As you may recall, in the fall of 2009, Metron Construction was engaged in repairing the concrete balconies of two 18-story apartment buildings at 2737 and 2757 Kipling Avenue in Toronto. The work involved chipping away loose or deteriorated concrete, installing wooden forms and pouring fresh concrete to restore the balconies to their original state. Metron’s workers gained access to the balconies by means of motorized swing stages suspended from the roofs of the buildings.
As Christmas approached, the project was behind schedule. The work had been completed at 2737 Kipling but much was left to be done at 2757. Metron had a $50,000 bonus riding on its ability to complete the work by the end of the year.
On the morning of December 24, 2009, some workers boarded a swing stage at ground level at 2757 Kipling with their foreman. A sixth worker either accompanied them on the stage or joined them later. The stage was a modular model, made up of four ten-foot platforms bracketed together. It was long enough to permit the workers to work on two balconies at a time, and on December 24 it was suspended over the balconies for the apartments numbered 05 and 06 on each floor. For that reason, the location where it was set up was referred to as “drop 5/6.”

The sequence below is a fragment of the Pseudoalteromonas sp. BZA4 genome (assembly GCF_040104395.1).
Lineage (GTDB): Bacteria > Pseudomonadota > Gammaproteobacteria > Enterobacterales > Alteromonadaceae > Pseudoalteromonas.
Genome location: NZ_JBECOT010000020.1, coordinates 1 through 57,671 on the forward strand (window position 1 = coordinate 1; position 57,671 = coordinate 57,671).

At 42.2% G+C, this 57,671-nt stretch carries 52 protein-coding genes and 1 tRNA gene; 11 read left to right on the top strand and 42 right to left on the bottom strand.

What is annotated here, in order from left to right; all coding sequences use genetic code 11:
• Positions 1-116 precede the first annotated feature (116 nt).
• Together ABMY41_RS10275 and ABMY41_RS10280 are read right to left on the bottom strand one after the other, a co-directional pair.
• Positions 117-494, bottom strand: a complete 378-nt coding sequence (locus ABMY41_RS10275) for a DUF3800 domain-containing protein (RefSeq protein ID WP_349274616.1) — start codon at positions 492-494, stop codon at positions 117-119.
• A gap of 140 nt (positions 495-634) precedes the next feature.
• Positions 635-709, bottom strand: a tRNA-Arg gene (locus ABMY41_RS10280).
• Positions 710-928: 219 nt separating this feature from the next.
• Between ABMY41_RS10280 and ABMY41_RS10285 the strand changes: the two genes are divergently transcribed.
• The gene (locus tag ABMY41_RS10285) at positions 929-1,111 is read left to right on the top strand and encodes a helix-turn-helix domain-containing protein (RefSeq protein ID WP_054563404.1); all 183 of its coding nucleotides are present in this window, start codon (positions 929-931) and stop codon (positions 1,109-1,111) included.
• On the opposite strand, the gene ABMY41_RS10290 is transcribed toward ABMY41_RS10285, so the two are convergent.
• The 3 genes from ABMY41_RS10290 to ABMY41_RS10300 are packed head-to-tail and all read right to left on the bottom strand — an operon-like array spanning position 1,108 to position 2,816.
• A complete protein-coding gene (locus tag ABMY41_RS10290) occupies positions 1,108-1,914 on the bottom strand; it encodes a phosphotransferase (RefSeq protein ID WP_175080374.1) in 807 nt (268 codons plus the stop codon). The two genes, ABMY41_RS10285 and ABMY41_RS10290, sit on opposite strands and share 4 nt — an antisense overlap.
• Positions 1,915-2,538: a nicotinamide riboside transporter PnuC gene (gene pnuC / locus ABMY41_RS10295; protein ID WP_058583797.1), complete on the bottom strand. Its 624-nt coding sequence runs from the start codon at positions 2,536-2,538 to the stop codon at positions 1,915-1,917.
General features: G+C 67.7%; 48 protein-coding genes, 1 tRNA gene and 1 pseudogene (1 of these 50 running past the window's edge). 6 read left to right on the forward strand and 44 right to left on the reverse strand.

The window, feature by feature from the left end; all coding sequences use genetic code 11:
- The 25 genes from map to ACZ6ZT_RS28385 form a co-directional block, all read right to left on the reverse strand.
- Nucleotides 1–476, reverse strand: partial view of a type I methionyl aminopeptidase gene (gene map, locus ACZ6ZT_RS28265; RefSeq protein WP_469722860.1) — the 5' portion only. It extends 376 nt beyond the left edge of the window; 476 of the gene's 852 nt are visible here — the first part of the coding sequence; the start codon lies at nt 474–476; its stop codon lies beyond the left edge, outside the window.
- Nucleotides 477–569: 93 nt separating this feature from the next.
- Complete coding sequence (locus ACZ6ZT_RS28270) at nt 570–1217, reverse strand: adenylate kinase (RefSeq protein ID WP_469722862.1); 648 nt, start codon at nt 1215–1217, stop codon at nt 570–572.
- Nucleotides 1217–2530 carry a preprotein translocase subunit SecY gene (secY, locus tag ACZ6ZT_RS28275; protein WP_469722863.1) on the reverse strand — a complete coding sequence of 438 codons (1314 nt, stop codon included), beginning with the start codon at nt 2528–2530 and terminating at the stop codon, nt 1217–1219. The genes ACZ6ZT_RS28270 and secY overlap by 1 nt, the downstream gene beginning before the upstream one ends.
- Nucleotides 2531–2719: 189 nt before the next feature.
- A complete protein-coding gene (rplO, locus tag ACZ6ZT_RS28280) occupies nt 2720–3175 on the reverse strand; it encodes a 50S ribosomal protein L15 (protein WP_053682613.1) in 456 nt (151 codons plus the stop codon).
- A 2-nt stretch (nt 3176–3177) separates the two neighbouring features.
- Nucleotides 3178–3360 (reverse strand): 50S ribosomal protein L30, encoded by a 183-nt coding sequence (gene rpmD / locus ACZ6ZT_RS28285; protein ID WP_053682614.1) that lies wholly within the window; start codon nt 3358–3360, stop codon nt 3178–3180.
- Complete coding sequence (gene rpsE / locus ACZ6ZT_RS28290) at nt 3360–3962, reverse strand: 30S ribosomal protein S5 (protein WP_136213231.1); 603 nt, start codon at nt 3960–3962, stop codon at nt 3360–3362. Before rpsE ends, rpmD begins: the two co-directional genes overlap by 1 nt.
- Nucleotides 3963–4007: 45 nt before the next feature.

The workers who boarded the swing stage that morning had to begin pouring concrete on the 18th floor and to work their way down the building. As they finished pouring on each floor, they boarded the stage and lowered themselves to the floor below. By the end of the day, at about 4:30 p.m., they had completed pouring on the balconies on the 13th floor.